Monday, February 22, 2016
By: Anil Rajendra, MD, Cardiac Electrophysiologist with Alabama Cardiovascular Group
Atrial fibrillation (afib) is the most common arrhythmia and affects over 2.5 million Americans. It is an irregular, unorganized heart rhythm originating in the top chambers of the heart (atria). When people are in afib, there are electrical signals originating from numerous locations in the atria, causing the atria to fibrillate or “quiver” rather than contracting normally. Many, but not all, the electrical signals in the atria are passed to the lower chambers of the heart (ventricles), often causing the heart rate to be rapid and irregular.
While afib is not a fatal arrhythmia, it does carry an increased risk of other issues, of which the most concerning may be strokes. Patients with afib have a 5 times increased risk of stroke. To minimize this risk, patients are placed on anticoagulation (blood thinners) to prevent blood clots from forming in the heart.
In addition, as mentioned previously, patients tend to have fast heart rates while they are in afib. If the heart continues to beat fast for an extended period of time, then the heart muscle may weaken and lead to heart failure. Patients with heart failure often complain of swelling in their legs or abdomen and difficulty breathing, particularly with activity or when lying flat.
The exact cause of afib is unknown. We don’t know yet why one patient develops afib and another does not. However, there are many risk factors for the development of afib, including high blood pressure, sleep apnea, diabetes, heart failure, among many others. If you have these medical problems, it is important to see your doctor regularly to ensure they are being adequately treated.
Types of atrial fibrillation
Afib is categorized based on the duration of the arrhythmia, i.e. how long patients remain in afib:
Paroxysmal afib -- intermittent episodes of afib. Episodes start and stop spontaneously and can last from seconds to days. Aside from these episodes of afib, the patient is in a normal rhythm.
Persistent afib – long episodes of afib that last over a week. These episodes of afib usually do not stop on their own. Patients will need medications to terminate the episode and restore normal rhythm, or they will need to have a cardioversion, which is an electrical shock to the heart to restore a normal rhythm.
Long-standing persistent afib – extremely long duration of afib that has lasted for over 1 year at least. These patients will almost always require advance therapies to restore a normal rhythm. However, despite these advanced therapies, patients are at high risk for recurrence of afib.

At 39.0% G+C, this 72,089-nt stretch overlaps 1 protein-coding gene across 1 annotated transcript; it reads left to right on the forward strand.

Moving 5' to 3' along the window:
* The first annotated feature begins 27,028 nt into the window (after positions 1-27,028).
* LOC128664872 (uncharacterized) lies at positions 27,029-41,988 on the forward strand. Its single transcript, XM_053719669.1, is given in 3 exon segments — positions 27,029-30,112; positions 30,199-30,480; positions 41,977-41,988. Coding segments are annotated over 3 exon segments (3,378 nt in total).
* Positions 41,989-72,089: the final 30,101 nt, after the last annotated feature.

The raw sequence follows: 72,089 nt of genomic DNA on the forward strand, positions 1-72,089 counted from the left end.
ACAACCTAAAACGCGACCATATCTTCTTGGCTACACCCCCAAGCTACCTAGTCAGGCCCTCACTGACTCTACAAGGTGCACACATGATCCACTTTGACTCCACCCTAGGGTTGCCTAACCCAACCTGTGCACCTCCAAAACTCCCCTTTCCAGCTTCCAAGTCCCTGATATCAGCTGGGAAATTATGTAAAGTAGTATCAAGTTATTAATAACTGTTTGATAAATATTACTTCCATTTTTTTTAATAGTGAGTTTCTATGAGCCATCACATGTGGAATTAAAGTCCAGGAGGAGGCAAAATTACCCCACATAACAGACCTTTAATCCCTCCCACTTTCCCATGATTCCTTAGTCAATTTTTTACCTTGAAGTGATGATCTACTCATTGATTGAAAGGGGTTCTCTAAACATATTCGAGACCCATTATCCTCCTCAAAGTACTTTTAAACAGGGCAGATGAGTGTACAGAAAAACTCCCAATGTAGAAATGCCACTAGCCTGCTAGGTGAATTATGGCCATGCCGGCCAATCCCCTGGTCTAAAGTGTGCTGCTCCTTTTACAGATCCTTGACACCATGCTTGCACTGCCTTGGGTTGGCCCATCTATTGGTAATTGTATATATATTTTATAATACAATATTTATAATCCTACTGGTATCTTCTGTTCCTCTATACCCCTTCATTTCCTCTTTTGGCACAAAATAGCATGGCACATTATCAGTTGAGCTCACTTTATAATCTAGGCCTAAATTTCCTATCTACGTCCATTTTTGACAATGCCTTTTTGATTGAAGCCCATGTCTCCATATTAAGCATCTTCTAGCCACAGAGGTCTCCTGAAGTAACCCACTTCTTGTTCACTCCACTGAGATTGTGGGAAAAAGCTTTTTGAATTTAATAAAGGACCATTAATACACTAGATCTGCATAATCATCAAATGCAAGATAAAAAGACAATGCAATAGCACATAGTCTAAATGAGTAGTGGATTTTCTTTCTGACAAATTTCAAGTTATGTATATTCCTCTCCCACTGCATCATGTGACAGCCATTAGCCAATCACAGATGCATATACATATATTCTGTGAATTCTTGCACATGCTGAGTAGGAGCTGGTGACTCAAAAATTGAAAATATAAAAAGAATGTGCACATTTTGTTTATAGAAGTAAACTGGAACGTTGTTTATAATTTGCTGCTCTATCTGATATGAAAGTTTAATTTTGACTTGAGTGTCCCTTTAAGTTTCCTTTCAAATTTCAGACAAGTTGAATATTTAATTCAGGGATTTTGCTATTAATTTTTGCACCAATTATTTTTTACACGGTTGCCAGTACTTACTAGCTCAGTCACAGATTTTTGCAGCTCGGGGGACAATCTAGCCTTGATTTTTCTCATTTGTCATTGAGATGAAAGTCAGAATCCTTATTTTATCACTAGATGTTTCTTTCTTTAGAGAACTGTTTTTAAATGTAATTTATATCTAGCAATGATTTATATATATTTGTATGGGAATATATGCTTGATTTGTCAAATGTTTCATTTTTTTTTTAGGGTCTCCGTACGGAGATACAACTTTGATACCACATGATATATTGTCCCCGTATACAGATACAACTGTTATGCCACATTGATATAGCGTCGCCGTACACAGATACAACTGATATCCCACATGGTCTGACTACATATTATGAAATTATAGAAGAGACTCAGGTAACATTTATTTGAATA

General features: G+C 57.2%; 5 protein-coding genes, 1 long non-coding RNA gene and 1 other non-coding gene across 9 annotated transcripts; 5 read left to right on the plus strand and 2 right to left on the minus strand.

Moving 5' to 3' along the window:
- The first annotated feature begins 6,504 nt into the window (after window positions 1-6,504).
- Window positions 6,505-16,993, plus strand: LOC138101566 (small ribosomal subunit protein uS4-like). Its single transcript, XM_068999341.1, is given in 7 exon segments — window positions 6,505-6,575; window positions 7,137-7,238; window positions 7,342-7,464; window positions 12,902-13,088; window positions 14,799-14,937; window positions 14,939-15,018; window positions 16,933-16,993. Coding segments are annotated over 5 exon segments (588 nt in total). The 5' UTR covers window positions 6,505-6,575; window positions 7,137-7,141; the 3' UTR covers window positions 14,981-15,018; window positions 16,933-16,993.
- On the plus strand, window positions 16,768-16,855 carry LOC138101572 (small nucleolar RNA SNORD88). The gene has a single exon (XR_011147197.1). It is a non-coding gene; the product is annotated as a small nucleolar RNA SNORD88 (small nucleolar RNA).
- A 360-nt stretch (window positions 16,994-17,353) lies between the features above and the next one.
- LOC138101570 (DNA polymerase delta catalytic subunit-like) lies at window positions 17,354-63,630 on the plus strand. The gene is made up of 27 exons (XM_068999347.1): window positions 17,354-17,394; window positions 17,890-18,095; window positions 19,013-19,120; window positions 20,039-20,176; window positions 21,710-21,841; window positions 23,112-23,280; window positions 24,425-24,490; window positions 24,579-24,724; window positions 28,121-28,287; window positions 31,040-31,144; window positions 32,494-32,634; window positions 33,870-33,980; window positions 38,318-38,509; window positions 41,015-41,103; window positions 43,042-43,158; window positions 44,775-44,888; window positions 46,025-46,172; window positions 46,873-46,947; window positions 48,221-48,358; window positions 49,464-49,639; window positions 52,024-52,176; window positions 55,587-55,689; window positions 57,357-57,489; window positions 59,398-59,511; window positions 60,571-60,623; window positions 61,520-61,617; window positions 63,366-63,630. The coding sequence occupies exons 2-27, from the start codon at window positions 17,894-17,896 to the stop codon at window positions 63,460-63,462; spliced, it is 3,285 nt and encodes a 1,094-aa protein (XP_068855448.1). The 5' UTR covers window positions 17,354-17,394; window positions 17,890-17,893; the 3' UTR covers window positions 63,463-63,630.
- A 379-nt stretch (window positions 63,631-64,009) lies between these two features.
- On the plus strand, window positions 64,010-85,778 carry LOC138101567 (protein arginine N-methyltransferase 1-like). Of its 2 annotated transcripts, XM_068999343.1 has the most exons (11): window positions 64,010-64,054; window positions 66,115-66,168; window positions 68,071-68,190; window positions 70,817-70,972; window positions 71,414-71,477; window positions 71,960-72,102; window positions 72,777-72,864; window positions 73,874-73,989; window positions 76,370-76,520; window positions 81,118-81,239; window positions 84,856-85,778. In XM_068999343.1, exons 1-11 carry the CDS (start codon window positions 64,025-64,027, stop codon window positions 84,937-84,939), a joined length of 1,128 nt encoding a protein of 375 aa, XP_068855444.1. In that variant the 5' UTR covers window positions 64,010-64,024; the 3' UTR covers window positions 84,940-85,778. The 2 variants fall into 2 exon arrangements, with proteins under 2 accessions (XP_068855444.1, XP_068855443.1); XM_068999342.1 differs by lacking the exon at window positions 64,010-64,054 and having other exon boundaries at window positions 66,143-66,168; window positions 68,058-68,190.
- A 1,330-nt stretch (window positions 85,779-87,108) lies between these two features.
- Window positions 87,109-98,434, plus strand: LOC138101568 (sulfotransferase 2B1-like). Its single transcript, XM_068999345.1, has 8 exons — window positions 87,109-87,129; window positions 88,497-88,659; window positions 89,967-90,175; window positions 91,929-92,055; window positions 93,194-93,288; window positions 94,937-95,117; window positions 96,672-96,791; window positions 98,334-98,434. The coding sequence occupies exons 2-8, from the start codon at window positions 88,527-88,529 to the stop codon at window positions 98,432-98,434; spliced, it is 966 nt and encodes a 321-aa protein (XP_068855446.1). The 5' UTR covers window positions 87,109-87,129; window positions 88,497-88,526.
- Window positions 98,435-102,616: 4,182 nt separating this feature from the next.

Permanent afib – afib is the permanent rhythm. The patients are always in afib and no attempts are made to restore a normal rhythm.
There is a wide spectrum of symptoms that patients experience when in afib. Some patients are asymptomatic, meaning they cannot tell at all when they are in afib. For patients who do have symptoms, these symptoms can include palpitations (feeling heart racing or irregular), shortness of breath, fatigue, weakness, dizziness, poor activity tolerance, among others.
Treatment of atrial fibrillation
For patients that do not have any symptoms related to their afib, then it is not necessary to try to prevent them from having episodes of afib. Instead, it is ok to let them remain in afib and to control the heart rate. As mentioned previously, it is important to ensure the heart rate is controlled to avoid possibly developing heart failure. For patients who are symptomatic from their afib, then it is important to try to prevent them from having afib to avoid those symptoms. Medications called anti-arrhythmic drugs can be used to try to keep patients in a normal rhythm. There are a number of different anti-arrhythmic drugs and sometimes patients will have to try several different ones before finding one that works well.
For patients that do not tolerate medications well or for whom the medications are not working well, an afib ablation is a very good option. This is a procedure where the origin of the abnormal electrical impulses that start afib are targeted with a catheter. The heart muscle is either “cauterized” (radiofrequency ablation) or frozen (cryoablation).
Prevention of Stroke
As aforementioned, patients with afib are at a much higher risk of stroke. Oral anticoagulation (blood thinners) are used to minimize that risk. There are several blood thinners available on the market, including warfarin (Coumadin), dabigatran (Pradaxa), rivoraxaban (Xarelto), apixaban (Eliquis), and edoxaban (Savaysa). Blood thinners will increase one’s risk of bleeding, so patients on blood thinners need to be monitored by their physician closely.
For some patients, the risk of bleeding is too high, and they cannot take blood thinners for a long period of time. In those patients with high risk of bleeding, there is a device called the Watchman device that is available. The Watchman device is implanted inside the heart in the area where most of the blood clots form and will permanently seal off this area of the heart. Patients with a successfully implanted Watchman device, will be able to stop their blood thinner several weeks after the implant procedure.
Atrial fibrillation is a complex arrhythmia that can cause many different symptoms. If you think that you may have an irregular heart rhythm, it is important see your doctor to investigate whether you have afib. Although afib is a complex arrhythmia, it can be very well treated.